Democratic Congressman Anthony Brown (D-MD) told a group of progressive college students this week that he intends to help them eliminate any disagreement on campus by offering a bill in Congress to curtail "hate speech" at America's universities.
According to The Diamondback, the University of Maryland's student newspaper, Rep. Brown is rather pleased with his brainchild bill, which he says will demand colleges and universities have programs in place to define "what is acceptable speech and what is not acceptable speech" on their campuses — and those schools who lack funding to develop one of these programs will receive a mandatory grant from the Department of Education to put one together.
The bill would also require colleges and universities to report incidents of "hate speech" to a national clearinghouse.
The University of Maryland welcomed Brown as part of a calendar of "campus-wide actions, dialogues and healing for the University of Maryland community," following both the events of Charlottesville, Virginia — where neo-Nazis clashed with protesters, and a young woman, Heather Heyer, was killed when one self-identified white supremacist purposefully drove his car into a crowd of demonstrators — and the stabbing death of Bowie State University student Richard Collins, at the hand of another student who, reportedly, belonged to an online group called "Alt-Reich: Nation."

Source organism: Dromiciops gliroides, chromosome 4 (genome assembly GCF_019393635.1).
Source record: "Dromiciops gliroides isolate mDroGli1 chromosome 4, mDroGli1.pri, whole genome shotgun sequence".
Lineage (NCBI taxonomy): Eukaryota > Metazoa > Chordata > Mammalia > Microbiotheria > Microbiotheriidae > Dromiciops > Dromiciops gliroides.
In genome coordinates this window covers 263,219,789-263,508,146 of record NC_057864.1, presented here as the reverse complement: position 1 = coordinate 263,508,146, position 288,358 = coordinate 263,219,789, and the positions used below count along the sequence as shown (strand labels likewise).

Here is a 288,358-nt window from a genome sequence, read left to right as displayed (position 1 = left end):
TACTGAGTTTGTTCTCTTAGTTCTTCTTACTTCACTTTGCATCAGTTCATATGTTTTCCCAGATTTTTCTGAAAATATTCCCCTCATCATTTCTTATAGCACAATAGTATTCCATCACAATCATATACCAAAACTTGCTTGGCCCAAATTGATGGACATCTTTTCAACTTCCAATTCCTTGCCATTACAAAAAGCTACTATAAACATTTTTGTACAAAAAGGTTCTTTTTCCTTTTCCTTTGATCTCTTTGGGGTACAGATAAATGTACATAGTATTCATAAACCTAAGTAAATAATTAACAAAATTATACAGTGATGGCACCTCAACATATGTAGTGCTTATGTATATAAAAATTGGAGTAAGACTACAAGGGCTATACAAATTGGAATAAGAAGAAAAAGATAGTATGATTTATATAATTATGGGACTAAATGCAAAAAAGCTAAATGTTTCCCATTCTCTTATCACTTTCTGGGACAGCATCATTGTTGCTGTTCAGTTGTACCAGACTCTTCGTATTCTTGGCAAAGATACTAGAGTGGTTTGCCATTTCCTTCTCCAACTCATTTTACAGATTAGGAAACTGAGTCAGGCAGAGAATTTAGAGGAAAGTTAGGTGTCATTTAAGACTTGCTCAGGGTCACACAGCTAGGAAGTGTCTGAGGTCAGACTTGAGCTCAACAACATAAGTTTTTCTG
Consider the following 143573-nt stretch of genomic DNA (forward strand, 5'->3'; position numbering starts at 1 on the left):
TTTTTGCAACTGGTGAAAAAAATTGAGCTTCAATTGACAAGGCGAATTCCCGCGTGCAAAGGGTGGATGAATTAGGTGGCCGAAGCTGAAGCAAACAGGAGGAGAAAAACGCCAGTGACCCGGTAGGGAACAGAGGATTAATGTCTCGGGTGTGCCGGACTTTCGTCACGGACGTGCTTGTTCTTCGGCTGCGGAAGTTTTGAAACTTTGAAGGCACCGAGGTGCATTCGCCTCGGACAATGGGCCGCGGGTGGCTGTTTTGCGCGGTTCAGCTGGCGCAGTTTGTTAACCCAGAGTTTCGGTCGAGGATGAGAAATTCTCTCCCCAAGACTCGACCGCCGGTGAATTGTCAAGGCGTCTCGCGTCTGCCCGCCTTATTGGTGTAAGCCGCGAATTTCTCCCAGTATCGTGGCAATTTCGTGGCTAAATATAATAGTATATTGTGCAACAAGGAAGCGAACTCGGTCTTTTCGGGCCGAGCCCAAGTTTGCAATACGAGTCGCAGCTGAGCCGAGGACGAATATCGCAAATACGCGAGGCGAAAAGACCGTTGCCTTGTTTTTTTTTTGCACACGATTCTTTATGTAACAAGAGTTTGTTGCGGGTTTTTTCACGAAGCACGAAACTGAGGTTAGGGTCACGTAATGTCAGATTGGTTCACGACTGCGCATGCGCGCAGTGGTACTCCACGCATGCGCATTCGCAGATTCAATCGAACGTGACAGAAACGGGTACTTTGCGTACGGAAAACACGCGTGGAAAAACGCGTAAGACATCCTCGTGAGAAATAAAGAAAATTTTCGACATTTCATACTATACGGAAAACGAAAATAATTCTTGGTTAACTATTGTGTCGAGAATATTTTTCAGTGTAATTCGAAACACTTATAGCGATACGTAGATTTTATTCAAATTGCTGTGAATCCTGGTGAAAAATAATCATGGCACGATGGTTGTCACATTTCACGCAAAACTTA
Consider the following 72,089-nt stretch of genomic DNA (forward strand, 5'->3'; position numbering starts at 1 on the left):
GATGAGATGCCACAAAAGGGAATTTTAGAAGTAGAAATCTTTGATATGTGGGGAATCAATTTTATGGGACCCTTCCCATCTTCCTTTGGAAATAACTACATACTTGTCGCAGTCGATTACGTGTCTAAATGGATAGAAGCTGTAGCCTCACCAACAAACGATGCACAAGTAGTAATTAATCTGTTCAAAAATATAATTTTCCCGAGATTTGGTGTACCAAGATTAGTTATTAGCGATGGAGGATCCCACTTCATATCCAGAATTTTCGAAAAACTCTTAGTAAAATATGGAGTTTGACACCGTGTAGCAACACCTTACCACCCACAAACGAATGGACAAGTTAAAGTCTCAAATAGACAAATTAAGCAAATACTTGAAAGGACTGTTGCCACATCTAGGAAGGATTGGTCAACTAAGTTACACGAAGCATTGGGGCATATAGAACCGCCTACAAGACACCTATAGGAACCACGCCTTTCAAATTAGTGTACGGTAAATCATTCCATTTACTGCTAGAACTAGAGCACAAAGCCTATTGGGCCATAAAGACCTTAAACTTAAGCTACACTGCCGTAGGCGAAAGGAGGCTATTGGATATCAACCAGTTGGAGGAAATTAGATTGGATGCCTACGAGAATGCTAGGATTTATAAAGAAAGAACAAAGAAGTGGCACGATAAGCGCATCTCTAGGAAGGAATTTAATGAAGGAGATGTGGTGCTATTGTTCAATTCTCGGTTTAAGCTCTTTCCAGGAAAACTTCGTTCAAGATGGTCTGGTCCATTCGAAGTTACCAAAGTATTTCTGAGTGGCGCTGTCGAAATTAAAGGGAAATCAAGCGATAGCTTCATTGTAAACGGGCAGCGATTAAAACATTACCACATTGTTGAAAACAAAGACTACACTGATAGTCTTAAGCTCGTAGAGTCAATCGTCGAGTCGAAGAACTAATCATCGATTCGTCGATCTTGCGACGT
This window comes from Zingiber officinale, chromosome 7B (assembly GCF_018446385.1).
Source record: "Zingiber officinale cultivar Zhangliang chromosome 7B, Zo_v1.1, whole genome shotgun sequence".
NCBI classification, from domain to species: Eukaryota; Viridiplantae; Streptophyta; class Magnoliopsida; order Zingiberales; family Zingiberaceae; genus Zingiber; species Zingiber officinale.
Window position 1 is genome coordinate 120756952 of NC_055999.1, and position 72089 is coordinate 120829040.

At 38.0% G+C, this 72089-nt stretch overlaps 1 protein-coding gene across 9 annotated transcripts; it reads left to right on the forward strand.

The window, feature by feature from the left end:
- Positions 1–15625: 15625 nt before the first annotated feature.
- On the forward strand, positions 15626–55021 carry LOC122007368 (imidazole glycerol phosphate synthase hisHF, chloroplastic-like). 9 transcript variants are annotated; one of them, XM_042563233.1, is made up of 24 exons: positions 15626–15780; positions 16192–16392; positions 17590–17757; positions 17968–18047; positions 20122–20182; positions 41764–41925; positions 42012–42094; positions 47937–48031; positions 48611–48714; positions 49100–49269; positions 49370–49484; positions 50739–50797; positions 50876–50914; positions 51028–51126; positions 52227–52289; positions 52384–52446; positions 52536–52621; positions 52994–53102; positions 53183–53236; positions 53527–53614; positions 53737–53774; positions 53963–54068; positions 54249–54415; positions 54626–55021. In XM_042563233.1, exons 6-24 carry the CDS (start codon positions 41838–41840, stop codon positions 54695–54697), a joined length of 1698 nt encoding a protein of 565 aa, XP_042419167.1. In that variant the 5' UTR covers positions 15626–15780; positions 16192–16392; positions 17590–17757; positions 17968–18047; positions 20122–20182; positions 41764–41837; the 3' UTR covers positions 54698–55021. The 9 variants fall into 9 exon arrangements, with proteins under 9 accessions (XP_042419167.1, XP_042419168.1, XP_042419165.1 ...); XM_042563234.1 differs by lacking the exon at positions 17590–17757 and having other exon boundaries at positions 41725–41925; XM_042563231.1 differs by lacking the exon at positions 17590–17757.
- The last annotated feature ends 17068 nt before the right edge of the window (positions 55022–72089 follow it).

Brown claims his bill would only cover what school's define as "hate speech," but, of course, there's no telling where that line may be drawn. Certainly, alt-right icons have tested the tolerance of certain colleges and universities, even going so far as to sue those campuses that cancel their events.
But in an effort to weed out the truly heinous ideas, colleges often create more problems: first, if the college is a place for intellectual discourse and the rigorous debate of even distasteful ideas, is it appropriate to label some speech as "unacceptable" and censor it from what, by all accounts, are audiences of adults? And second, what qualifies as "hate speech?" Certainly, Richard Spencer is disgusting, but what is to prevent the kind of action we've already seen, in the name of "tolerance and understanding," handicapping and even outright banning groups that bring "controversial" (often conservative) speakers to campus, because the student body might have a difficult time processing ideas that aren't knee-jerk progressive?
For Brown, it seems, the answer is to err on the side of cutting off even the mildly distasteful, because, of course, Donald Trump has made everything terrible, and no one knows what's truly problematic.
Brown said he thinks there's a direct link between President Trump's election and the increase of racism and anger he said exists within some segments of the white community across the country. Brown said Trump used this hate to carry him into the Oval Office.
Fortunately, Brown recognizes that he can't simply legislate away problematic ideas — but that's not going to stop him from trying. This bill just won't be the last piece of the puzzle. "But," he added, "we think it's part of the solution."